On a bright spring day soon after I started at Akoya, our CCO Nancy and I had driven down from Pittsburgh to meet with clients at the Federal Highway Research Center. As I turned off the GW Parkway there was a moment of confusion about whether to take the first or second right. Nancy said, “This is it!” So I turned, and knew at once this wasn’t it. We were in a stream of cars heading to CIA Headquarters. A sign at a checkpoint ordered guests to stop while cars with credentials sped on by. A stern voice on an intercom said, “Can I help you?” I stammered, “Wrong turn … big mistake … turn around?” The voice said to proceed to the security station where I was brought in like they park the jets at the airport, and three guards held automatic weapons on the contractors from Pittsburgh. Personally I thought the German shepherd unnecessary. We were detained 30 long minutes while they checked our driver’s licenses and my PA car registration. Finally the guard cleared us … the delay was caused by my just-expired registration sticker. (Flash back to a week earlier, telling my wife: Registration sticker? Yeah, yeah, I’ll get to it.) At last we breathed free air at Federal Highway, where we related the tale to our client. He said, “I could’ve told you—never take the first right off the GW Parkway.” Lesson learned.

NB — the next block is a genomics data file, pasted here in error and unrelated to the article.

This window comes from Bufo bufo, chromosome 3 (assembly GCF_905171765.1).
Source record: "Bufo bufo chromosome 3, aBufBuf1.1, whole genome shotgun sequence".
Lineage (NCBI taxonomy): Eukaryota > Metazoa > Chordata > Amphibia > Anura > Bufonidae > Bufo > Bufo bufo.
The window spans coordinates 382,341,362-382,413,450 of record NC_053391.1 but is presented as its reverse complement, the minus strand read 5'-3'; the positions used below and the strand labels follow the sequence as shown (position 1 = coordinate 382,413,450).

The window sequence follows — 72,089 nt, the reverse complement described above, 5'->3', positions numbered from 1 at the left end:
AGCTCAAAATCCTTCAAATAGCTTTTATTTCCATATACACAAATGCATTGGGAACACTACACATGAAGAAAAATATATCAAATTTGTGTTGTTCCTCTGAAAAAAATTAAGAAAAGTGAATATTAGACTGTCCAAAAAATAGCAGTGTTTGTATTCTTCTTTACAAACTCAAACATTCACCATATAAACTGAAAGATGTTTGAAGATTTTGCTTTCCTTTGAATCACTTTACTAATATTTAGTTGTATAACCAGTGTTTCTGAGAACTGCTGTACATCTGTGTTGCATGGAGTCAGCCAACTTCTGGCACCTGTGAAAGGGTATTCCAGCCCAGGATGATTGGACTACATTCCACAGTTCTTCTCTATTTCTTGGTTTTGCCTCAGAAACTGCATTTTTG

Corollary Lesson for PA residents: Always affix your registration sticker to your PA license plate as soon as it arrives.

I Was a Correspondent in the War

More than once I found myself trapped between armies shooting at each other. I have felt the concussion of artillery going off right over my shoulder. I have had to duck for cover to avoid being spotted, and I have stepped over the bodies of the fallen.

That was life in the war. The French & Indian War, to be exact, which I covered in three feature documentaries chronicling the adventures of young George Washington on the Virginia frontier. His time spent there fighting for the British Empire against the French and their Native allies taught him how to be the kind of leader who could later win a revolution.

For a few years we filmed war games between armies of living historians who took their task very seriously. They were great people who saw the value in creating documentaries about their war—a seldom-explored and quite brutal corner of American history. How brutal? We worked for weeks to find just the right formula for making blood that looked real, and we spread gallons of it in the forest for the recreation of one particularly nasty battle known as Braddock’s Defeat. But we also experienced great civility; we were among the one percent of applicants to be granted permission to shoot inside George Washington’s home, Mount Vernon, and at the 300-year-old College of William & Mary.

These are great memories now, and I’m happy to say that the resulting documentaries have been endorsed by the American Association of Museums, broadcast on PBS, and sold by the Smithsonian, Mount Vernon, and Colonial Williamsburg.

It’s a bit calmer here at Akoya, and I haven’t needed my blood recipe even once in making videos for NASA or the U.S. Department of Energy. As rewarding as it is to create public outreach videos for highly worthwhile research programs, sometimes I find myself missing the old days on the frontier when it was wisest to keep low to the ground and hold onto your scalp.